I am made so sad by the California decision on prop 8. It's not my state, it's not my country, even, but it's a state that many people think of as a land full of loosey-goosey liberals types, a place for people who find other areas too constraining, and for a state with that kind of reputation to uphold this ban on gay marriage can only say to other, more conservative states that even the more "open" states think it's not okay. And it is. It's okay. It's more than okay. It's love, and shouldn't we support that, celebrate that? Shouldn't we say that anyone who is willing to take on another person, look past their flaws and human foibles and promise to love them and make their little part of the world a better place, shouldn't we applaud that?
There have been lots of people talking about their take on gay marriage as the vote and then the court challenge have moved along, with lots of different reasons why they think gay marriage should not be granted. The religious arguments, I don't agree should have a place in this age, even though America is a country where religion has long been embroiled in politics much more tightly than should be according to the theory of government embraced in their own founding documents. The fact is, we live in an increasingly secular time, at a time when more and more religions are represented among the populace of any one country, and to give over control to one set of religious beliefs is a little dangerous at any time, but in today's society is also allowing a smaller than ever slice of the populace to decide for the rest. Not only unfair, but also a little scary. There is perfectly good reason for the supposed separation of church and state.
Some people argue that it is tradition, convention, that a marriage be between and man and woman. True. It is also convention and tradition that women stay at home and raise children, that parents have a say in whom their children marry, that better schools are for the rich alone, that fathers can beat their children and teachers apply the ruler or paddle. It has been the way of human evolution for milennia now that old ideas and practices give way to new ones, sometimes based on new discoveries, sometimes based on societal shifts, and yes, there has always been resistance, but eventually, the last few people to hold onto the old ideas are labeled bigots and hatemongers. I think we have come to that point on this issue, and it is time to stand up and say that gay people are no different, deserve no less, and that yes, society has opened its eyes and hearts to that by now. It's been quite long enough coming.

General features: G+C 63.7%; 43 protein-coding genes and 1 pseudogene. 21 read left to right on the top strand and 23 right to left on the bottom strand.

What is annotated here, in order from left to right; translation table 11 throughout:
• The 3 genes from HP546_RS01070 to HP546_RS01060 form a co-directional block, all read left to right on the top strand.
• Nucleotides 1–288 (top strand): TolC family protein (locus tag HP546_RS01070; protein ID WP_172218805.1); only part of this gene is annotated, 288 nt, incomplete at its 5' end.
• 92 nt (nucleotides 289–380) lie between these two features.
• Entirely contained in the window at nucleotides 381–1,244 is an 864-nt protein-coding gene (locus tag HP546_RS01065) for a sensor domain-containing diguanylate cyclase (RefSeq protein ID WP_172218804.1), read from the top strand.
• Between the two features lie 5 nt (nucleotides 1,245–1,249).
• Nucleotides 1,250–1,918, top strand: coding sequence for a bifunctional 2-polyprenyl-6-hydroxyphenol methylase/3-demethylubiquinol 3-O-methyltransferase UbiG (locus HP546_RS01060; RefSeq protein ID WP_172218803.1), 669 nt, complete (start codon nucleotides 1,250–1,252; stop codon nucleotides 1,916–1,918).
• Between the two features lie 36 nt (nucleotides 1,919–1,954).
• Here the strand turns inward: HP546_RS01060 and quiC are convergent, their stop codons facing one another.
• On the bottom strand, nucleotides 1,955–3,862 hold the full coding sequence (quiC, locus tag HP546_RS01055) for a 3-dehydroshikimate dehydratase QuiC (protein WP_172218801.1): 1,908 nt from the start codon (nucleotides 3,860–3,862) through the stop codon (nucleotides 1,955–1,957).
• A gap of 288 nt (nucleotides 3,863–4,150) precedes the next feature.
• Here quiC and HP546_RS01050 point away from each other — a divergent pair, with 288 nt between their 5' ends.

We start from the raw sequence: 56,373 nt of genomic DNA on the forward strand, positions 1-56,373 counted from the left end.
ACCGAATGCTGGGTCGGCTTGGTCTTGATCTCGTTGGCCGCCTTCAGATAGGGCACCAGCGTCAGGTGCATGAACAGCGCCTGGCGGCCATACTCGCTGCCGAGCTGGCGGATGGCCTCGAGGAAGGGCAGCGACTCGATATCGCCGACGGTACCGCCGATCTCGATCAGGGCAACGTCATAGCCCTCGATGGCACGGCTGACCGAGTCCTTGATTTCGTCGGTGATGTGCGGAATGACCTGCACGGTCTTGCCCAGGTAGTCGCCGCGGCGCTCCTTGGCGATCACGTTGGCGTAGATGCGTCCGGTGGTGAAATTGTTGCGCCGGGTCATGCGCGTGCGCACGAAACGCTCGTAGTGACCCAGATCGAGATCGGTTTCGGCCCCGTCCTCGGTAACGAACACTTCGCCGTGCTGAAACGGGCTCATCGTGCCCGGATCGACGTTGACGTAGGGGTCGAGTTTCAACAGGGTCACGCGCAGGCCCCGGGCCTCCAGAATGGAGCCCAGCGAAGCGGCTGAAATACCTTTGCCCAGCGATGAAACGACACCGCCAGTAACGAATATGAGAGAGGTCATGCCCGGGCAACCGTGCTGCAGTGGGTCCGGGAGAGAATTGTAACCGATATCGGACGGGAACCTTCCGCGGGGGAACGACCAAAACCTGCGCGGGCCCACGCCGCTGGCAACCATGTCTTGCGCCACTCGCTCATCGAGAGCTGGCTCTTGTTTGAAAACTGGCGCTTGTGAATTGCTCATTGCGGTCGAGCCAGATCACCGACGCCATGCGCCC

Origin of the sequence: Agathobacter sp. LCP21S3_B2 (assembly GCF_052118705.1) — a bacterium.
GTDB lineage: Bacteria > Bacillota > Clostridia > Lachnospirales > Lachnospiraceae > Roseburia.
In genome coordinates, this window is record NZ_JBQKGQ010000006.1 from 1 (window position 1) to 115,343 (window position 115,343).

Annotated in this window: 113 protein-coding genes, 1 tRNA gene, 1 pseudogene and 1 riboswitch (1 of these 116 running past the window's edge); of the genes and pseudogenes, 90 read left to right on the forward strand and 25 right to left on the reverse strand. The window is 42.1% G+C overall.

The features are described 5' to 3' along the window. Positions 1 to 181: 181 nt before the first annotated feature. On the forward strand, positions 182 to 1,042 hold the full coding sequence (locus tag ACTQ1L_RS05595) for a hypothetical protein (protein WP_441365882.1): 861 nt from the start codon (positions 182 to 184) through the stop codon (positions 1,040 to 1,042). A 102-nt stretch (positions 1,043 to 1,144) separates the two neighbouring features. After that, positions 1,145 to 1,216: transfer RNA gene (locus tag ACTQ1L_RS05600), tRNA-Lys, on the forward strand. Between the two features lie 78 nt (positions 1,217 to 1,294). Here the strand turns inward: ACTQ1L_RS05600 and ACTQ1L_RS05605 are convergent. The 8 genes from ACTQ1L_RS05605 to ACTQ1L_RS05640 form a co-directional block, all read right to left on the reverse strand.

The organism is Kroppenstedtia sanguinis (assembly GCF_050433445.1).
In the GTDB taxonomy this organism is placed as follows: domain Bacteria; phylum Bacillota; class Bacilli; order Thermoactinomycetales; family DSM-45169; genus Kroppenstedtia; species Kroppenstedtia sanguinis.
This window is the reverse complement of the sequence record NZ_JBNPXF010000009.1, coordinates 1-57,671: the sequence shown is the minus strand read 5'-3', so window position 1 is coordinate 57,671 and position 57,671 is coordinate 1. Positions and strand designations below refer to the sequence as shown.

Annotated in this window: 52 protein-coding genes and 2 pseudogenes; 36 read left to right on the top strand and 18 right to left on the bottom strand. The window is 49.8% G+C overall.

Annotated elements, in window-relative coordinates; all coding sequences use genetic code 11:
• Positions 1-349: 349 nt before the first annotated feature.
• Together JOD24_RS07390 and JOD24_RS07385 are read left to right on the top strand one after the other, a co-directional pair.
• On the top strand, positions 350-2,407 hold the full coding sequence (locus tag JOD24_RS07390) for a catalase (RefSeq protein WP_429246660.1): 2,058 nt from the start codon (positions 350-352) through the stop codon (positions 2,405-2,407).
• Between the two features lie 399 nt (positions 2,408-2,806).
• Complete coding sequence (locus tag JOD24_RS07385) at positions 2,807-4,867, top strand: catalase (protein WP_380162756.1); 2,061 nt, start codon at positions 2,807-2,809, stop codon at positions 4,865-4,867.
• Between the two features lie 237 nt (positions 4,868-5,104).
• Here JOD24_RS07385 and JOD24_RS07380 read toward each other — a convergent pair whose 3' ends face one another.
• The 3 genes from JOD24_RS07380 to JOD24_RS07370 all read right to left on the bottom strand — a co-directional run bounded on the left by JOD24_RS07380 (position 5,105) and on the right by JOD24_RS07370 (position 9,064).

And finally, those who argue that allowing gay marriage will somehow diminish their traditional marriage... This one, I just simply don't understand. How does it do that? Just by exisiting? Do you feel the same about marriages that were once considered different or unusual - marriages between people of different races or religions? Does anything that is not the same as you make you less somehow? And... how? I just don't understand.
You know who I think belittle marriage? Not gay spouses. Spouses who cheat. Spouses who abuse. People who enter marriage so lightly that their marriage lasts for mere hours because it was all just a joke, a prank to start with. People who remove their ring for a night on the town, those who don't honour and support their spouses. People who hop in and out of marriages so quickly, it's like a wedding is the new first date. I'm not just talking about people whose marriage looks different than mine, I'm talking about people who don't take their promise seriously, and who don't take their partner as a partner, not an accessory. That belittles the importance of marriage, if you ask me. After all, only you can truly diminish your own marriage, so if you want to protect the sanctity of it, stop worrying about what othr pople are doing and pay attention to whatever vows you may have spoken.
But people who are fighting just to have a deep love recognized, to be able to do what heterosexual couples have been doing for ages, to make a commitment, a promise, in front of the people they love, in front of friends and family, to be recognized as a team, a pair who intend to work together to support one another? That is not belittling marriage, that is exalting it. That is showing people who would take the idea of marriage for granted just how important it is to them.
How can someone else feel right about denying them that? This makes me sad for California, and proud of living in a country where we have decided some while ago that it is no big deal, that people should love, that we should allow people to come together, rather than trying to keep them apart. To those worried about the implications, I say take a look at the countries who have allowed and honoured marriages between same-sex couples for some time now. The fabric of society has not rent - if anything, we have more people in more solid couples for the weight of the solemn vows they have spoken.